Guy Tillim is a South African award-winning photographer who has worked as a news photographer for Reuters and Agence France Press. Similar to Richard Mosse (mentioned above), Guy has documented the conflict in the DR Congo focusing on the details of everyday life rather than on the bloodshed. Congo Democratic is a fascinating series shot in Kinshasa during the 2006 general elections and Soldiers (2002), a series of black-and-white portrays of child soldiers in Eastern Congo.
|Guy Tillim, Haapiti, Moorea, 2011|
Back-lit photograph by Raffaela Mariniello at the Studio Trisorio, Naples, at Arco for the first time.
Surprisingly, there seemed to be no 3D printed objects at this Arco edition. Watch the space for next one. For a moment I thought that Photo-topography by Carlos Garaicoa at Galeria Elba Benitez was 3D printed but it turned to be a photograph transferred to polyspan. Good work still.
|Carlos Garaicoa, Photo-topography, 2012|
A video projection on suspended water bottles was the great installation by Daniel Canogar at the Madrid based gallery Max Estrella, which also showed an intriguing rained mirror by Jorge Perianes.
Aglaia Conrad, featured last year, presented Carrara Cuts at the Nadja Vilenne Gallery; a series of aluminium mounted, black-and-white pictures of the Carrara marble quarries.
|Aglaia Konrad, Carrara Cuts, 2013|
Broken Line is a wonderful collection of colourful object cuts by Isidora Correa at Die Ecke Arte Contemporaneo (Santiago de Chile).
|Isidora Correa, Broken Line, 2011|
Neon lights and mirrors in Hopelessness, a work by Chilean artist Iván Navarro brought by Distrito 4. The Madrid based gallery has at this edition predominantly exhibited young artist's work, strongly betting for Rafael Macarrón (Madrid 1981), an award-winning artist who was allocated nearly half of the booth. His sculptures are hilarious. The three on show here were raised plywood boxes containing a detailed room filled with surreal beings of all sizes and colours.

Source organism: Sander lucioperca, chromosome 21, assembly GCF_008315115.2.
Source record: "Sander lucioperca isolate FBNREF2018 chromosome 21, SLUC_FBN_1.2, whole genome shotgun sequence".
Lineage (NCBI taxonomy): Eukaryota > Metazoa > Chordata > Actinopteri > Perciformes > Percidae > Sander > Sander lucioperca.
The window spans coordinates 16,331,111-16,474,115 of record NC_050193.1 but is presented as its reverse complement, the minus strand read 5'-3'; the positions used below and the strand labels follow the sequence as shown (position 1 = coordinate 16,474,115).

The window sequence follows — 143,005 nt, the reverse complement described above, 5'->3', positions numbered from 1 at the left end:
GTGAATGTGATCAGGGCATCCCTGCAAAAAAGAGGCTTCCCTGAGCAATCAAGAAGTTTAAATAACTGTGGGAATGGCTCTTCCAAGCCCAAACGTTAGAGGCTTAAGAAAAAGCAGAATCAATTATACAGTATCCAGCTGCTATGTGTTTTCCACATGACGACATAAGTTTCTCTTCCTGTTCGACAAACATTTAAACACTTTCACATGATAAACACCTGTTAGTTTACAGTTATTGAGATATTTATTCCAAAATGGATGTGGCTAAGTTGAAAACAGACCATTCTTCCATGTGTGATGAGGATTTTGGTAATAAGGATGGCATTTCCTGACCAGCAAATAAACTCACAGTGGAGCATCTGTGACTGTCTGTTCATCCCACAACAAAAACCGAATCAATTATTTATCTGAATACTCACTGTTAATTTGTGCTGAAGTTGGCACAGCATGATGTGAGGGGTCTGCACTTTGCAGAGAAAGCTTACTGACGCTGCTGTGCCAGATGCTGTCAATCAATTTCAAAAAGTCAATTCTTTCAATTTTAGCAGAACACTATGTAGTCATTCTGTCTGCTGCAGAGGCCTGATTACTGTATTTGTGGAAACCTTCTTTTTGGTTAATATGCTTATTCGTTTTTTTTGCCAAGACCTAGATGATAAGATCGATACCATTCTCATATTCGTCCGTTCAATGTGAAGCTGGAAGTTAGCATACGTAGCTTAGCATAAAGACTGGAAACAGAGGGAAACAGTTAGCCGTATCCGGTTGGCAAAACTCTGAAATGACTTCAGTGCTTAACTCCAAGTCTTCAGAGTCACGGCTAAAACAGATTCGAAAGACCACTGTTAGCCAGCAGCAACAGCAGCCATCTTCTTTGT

|Iván Navarro, Hopelessness, 2011|
|Rafa Macarrón, House Garden, 2013|
Another artist to follow is certainly Ruth Gómez on show at the Mario Sequeira Gallery. Her work Spray is a graffiti progressively painted.
|Ruth Gómez, Spray / Starting Over #1, 2013|
Undoubtedly the most interesting introduction was to Mexican artist Teresa Margollés, winner of the 2012 Artes Mundis prize. Teresa's work is fascinating. It explores death and our relationship with it. Her work includes 32 años. Levantamiento y traslado donde cayó el cuerpo asesinado del artista Luis Miguel Suro, a piece that uses the bloody floor tiles on which the artist was murdered in Mexico. What Else Could We Talk About?, her contribution to the 2009 Venice Biennale, had the floor of the exhibition space continuously mopped with water used to wash bodies in a morgue in Mexico.
Fiscal Canvas by Karmelo Bermejo is a great piece to close with. The artist suggests with this work a way forward in the art market. He challenges the buyer and the gallery not to declare the acquisition / sell of the piece. And he even goes further: the canvas, since it is left unpainted, can be used to support another artwork... which would consequently be undeclared as well. Realistic or less so, it is surely a proposal with a dose of future thinking.
|Karmelo Bermejo, Fiscal Canvas, 2013|
ARCO International Contemporary Art Fair, Madrid 13 - 17 February 2013